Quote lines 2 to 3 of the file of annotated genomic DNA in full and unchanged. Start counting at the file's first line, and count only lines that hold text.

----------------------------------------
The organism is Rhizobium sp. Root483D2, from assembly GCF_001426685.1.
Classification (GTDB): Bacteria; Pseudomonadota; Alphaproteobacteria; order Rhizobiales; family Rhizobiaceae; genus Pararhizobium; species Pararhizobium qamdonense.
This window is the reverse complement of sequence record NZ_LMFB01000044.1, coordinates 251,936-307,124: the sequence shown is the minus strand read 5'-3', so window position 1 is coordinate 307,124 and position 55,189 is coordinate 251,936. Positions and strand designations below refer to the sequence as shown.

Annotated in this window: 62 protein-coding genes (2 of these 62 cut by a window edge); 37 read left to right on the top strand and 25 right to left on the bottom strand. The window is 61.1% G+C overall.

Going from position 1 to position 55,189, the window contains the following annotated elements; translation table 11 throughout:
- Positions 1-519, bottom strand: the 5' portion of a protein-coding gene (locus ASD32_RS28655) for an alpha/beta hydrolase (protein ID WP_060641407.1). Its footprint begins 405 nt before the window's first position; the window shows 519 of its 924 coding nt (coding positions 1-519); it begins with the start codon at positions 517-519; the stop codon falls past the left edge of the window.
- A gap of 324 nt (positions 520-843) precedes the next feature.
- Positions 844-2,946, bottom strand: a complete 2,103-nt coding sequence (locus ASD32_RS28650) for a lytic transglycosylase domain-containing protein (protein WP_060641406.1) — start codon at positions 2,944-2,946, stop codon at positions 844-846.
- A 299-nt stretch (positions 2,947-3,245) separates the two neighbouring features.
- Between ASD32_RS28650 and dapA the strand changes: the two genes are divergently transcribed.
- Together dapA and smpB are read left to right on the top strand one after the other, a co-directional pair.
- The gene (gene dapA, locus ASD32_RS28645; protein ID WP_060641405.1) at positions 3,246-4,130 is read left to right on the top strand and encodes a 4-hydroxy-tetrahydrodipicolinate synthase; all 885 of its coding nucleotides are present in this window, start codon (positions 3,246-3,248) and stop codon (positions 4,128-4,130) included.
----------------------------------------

Classification (GTDB): Bacteria; Pseudomonadota; Alphaproteobacteria; order Rhizobiales; family Rhizobiaceae; genus Pararhizobium; species Pararhizobium qamdonense.
This window is the reverse complement of sequence record NZ_LMFB01000044.1, coordinates 251,936-307,124: the sequence shown is the minus strand read 5'-3', so window position 1 is coordinate 307,124 and position 55,189 is coordinate 251,936. Positions and strand designations below refer to the sequence as shown.